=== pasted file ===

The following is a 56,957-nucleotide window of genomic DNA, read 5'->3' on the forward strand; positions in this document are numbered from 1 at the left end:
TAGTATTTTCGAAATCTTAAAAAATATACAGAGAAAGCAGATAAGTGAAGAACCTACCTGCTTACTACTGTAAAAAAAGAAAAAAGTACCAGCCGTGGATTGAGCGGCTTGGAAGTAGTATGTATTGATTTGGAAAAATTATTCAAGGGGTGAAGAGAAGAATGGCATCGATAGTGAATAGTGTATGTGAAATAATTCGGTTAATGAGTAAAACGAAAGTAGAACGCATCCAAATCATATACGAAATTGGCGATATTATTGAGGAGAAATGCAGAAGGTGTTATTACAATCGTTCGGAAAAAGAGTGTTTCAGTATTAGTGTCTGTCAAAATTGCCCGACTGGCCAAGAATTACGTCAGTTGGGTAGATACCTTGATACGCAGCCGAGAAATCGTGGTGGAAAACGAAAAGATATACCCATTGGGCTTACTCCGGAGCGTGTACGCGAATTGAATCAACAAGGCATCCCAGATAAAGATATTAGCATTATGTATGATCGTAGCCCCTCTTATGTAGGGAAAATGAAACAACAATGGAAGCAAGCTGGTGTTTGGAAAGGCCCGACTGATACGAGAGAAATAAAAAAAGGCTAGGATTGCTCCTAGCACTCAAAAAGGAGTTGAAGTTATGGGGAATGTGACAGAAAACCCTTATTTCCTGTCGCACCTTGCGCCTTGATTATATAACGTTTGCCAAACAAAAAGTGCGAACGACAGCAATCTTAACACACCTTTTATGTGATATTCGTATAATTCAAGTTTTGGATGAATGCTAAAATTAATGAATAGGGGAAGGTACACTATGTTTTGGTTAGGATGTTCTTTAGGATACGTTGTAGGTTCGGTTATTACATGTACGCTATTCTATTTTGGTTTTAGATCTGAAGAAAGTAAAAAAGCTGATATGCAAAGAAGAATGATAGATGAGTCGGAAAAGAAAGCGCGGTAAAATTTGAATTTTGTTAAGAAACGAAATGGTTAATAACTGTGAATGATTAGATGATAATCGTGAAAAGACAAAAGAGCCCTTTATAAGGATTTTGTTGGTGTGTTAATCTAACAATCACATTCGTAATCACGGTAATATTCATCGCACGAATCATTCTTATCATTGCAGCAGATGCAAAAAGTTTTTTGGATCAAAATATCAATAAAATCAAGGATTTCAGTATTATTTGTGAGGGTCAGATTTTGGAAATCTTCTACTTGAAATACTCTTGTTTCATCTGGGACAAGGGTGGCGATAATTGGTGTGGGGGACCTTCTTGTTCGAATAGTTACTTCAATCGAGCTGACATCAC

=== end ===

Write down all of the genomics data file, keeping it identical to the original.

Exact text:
The following is a 56,957-nucleotide window of genomic DNA, read 5'->3' on the forward strand; positions in this document are numbered from 1 at the left end:
TAGTATTTTCGAAATCTTAAAAAATATACAGAGAAAGCAGATAAGTGAAGAACCTACCTGCTTACTACTGTAAAAAAAGAAAAAAGTACCAGCCGTGGATTGAGCGGCTTGGAAGTAGTATGTATTGATTTGGAAAAATTATTCAAGGGGTGAAGAGAAGAATGGCATCGATAGTGAATAGTGTATGTGAAATAATTCGGTTAATGAGTAAAACGAAAGTAGAACGCATCCAAATCATATACGAAATTGGCGATATTATTGAGGAGAAATGCAGAAGGTGTTATTACAATCGTTCGGAAAAAGAGTGTTTCAGTATTAGTGTCTGTCAAAATTGCCCGACTGGCCAAGAATTACGTCAGTTGGGTAGATACCTTGATACGCAGCCGAGAAATCGTGGTGGAAAACGAAAAGATATACCCATTGGGCTTACTCCGGAGCGTGTACGCGAATTGAATCAACAAGGCATCCCAGATAAAGATATTAGCATTATGTATGATCGTAGCCCCTCTTATGTAGGGAAAATGAAACAACAATGGAAGCAAGCTGGTGTTTGGAAAGGCCCGACTGATACGAGAGAAATAAAAAAAGGCTAGGATTGCTCCTAGCACTCAAAAAGGAGTTGAAGTTATGGGGAATGTGACAGAAAACCCTTATTTCCTGTCGCACCTTGCGCCTTGATTATATAACGTTTGCCAAACAAAAAGTGCGAACGACAGCAATCTTAACACACCTTTTATGTGATATTCGTATAATTCAAGTTTTGGATGAATGCTAAAATTAATGAATAGGGGAAGGTACACTATGTTTTGGTTAGGATGTTCTTTAGGATACGTTGTAGGTTCGGTTATTACATGTACGCTATTCTATTTTGGTTTTAGATCTGAAGAAAGTAAAAAAGCTGATATGCAAAGAAGAATGATAGATGAGTCGGAAAAGAAAGCGCGGTAAAATTTGAATTTTGTTAAGAAACGAAATGGTTAATAACTGTGAATGATTAGATGATAATCGTGAAAAGACAAAAGAGCCCTTTATAAGGATTTTGTTGGTGTGTTAATCTAACAATCACATTCGTAATCACGGTAATATTCATCGCACGAATCATTCTTATCATTGCAGCAGATGCAAAAAGTTTTTTGGATCAAAATATCAATAAAATCAAGGATTTCAGTATTATTTGTGAGGGTCAGATTTTGGAAATCTTCTACTTGAAATACTCTTGTTTCATCTGGGACAAGGGTGGCGATAATTGGTGTGGGGGACCTTCTTGTTCGAATAGTTACTTCAATCGAGCTGACATCAC